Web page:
After finishing the fantastic Gone Girl this morning, I went to the library today (something I do about once a week), and it got me thinking…
I’ve always been a voracious reader. Â One of the best things my parents have given me is a love of reading and books. Â Even as a kid, the bookshelves in my room were filled to overflowing. Â And the rule in our house was if you could understand it, you could read it. Â Which was truly a gift. Â There were trips to the library and trips to the bookstore. Â There were lots of discussions of what we were reading and lots of lazy afternoons spent reading.
As an adult, my father and I, in particular, have made many trips to bookstores that always result in stacks of new books to read. Â And my father, a man who doesn’t really ever buy much for himself, has always indulged in books. Â There were memberships in theÂ Quality Paperback Book ClubÂ and theÂ Book of the Month Club, a way to bring in a new haul of lots of books for not much money. Â And his favorite place for discount books, Daedelus. Â It’s where we’ve often found some of our familyÂ cult favorites, like Tom Mix and Pancho Villa and Checker and the Deraillers and Flicker.
And we are a family of book neurotics. Â None of us can travel without plenty of reading material. Â And that means books to spare. Â It’s always necessary to calculate how long your trip will be and how far into the book you are currently reading, in order to know how many extra books you’ll need to bring with you. Â My father always has at least one book in his car, along with several magazines. Â I always have to make sure there’s something to read in my purse, whether commuting to work or going to the movies (need something to read while waiting for the movie to start!) Â Though this has become somewhat easier in recent years with the Kindle app on my phone, having enough to read is still always a nagging concern.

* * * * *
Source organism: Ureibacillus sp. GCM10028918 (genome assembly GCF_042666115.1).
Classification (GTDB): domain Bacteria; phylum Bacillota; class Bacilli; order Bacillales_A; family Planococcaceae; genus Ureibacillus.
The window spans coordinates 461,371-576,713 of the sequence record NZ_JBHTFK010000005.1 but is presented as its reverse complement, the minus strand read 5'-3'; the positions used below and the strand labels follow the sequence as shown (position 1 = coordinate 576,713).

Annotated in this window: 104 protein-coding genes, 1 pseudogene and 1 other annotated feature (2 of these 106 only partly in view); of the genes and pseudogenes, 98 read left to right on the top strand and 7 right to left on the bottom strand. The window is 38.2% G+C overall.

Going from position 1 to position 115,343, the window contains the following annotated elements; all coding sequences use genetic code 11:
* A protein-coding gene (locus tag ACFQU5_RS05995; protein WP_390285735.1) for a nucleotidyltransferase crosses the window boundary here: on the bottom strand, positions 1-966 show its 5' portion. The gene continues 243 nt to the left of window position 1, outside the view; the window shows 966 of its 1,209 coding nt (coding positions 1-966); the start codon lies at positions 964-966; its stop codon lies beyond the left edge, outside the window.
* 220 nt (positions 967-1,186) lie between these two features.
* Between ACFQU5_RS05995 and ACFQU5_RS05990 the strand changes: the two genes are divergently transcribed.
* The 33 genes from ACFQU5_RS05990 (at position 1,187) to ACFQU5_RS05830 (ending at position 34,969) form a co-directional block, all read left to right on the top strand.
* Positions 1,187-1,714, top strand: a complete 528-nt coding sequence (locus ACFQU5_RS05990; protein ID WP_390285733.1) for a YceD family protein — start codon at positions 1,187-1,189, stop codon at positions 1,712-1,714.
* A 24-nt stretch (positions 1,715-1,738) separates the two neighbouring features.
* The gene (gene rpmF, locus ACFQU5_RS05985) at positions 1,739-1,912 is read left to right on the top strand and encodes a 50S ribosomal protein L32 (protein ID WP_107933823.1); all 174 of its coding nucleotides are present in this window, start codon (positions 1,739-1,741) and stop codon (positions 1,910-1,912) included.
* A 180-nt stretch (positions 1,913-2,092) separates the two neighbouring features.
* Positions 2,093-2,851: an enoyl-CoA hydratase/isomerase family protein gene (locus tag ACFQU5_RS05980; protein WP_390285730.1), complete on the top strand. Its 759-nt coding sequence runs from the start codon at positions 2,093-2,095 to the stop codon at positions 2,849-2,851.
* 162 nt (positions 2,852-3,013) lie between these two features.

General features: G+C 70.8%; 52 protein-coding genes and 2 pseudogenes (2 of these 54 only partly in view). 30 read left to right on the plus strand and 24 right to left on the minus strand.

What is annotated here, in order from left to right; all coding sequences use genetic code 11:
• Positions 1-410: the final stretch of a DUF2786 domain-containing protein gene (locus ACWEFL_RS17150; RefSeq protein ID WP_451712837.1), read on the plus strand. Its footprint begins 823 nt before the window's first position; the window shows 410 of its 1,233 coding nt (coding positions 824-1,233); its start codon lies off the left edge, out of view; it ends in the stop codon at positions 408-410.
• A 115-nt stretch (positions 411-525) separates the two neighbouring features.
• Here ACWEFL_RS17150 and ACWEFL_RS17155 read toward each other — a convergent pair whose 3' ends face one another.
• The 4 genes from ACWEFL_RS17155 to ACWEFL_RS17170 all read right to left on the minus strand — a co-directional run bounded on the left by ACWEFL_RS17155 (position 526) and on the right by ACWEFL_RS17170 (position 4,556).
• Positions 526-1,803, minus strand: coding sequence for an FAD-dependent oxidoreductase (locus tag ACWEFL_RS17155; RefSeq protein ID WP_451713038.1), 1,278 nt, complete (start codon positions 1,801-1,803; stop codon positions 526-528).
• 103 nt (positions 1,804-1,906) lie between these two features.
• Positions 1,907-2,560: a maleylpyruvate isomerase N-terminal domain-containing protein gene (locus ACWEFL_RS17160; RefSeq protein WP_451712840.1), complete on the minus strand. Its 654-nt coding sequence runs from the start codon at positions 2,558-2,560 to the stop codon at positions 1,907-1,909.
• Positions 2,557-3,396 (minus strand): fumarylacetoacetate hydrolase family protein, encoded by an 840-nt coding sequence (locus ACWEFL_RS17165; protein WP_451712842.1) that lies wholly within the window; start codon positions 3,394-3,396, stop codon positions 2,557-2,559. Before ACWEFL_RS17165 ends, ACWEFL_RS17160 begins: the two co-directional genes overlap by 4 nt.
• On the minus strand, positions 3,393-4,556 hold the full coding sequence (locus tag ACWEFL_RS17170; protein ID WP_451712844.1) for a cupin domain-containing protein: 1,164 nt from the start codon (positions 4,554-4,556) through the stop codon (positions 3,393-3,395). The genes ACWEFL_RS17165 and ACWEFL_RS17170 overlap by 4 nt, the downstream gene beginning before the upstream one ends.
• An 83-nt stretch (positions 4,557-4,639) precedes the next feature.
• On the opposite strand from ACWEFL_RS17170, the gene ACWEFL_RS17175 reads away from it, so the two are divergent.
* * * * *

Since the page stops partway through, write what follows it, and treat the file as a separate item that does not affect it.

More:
The ability to buy books as I wish has been a luxury that didn’t feel so much like a luxury, but more like a necessity. Â But, the reality of limited space, especially in a New York apartment, has over the years made it a challenge. Â When I was working, it wasn’t really about curtailing purchases, it was more about deciding which books were worth keeping and which to donate, in order to conserve space. Â Now, though, with my shelves still overflowing, it’s about the fact that books are expensive.
Thankfully, in the past 10 months I’ve rediscovered the New York Public Library and have made great use of my library card. Â Amazingly, checking books out of the library or downloading them, pouring over my lists of holds and list of books to read later, has continued to feel like a luxury, but also, an absolute necessity. It’s an essential ingredient in keeping my head on my shoulders and my perspective intact. Â When things are really bad, I can’t manage to read — and that just makes everything worse.
Which is why I know that right now, I’m doing okay. Â I’m continuing to read. Â I’m reading books and magazines and newspapers and online articles and I’m losing myself in fiction and educating myself with nonfiction and aggravating myself with fiction masquerading as journalism (a thought for another day), and I count myself lucky. Â Another moment to be thankful for the time to read and the gift of access I have to just about any book I want.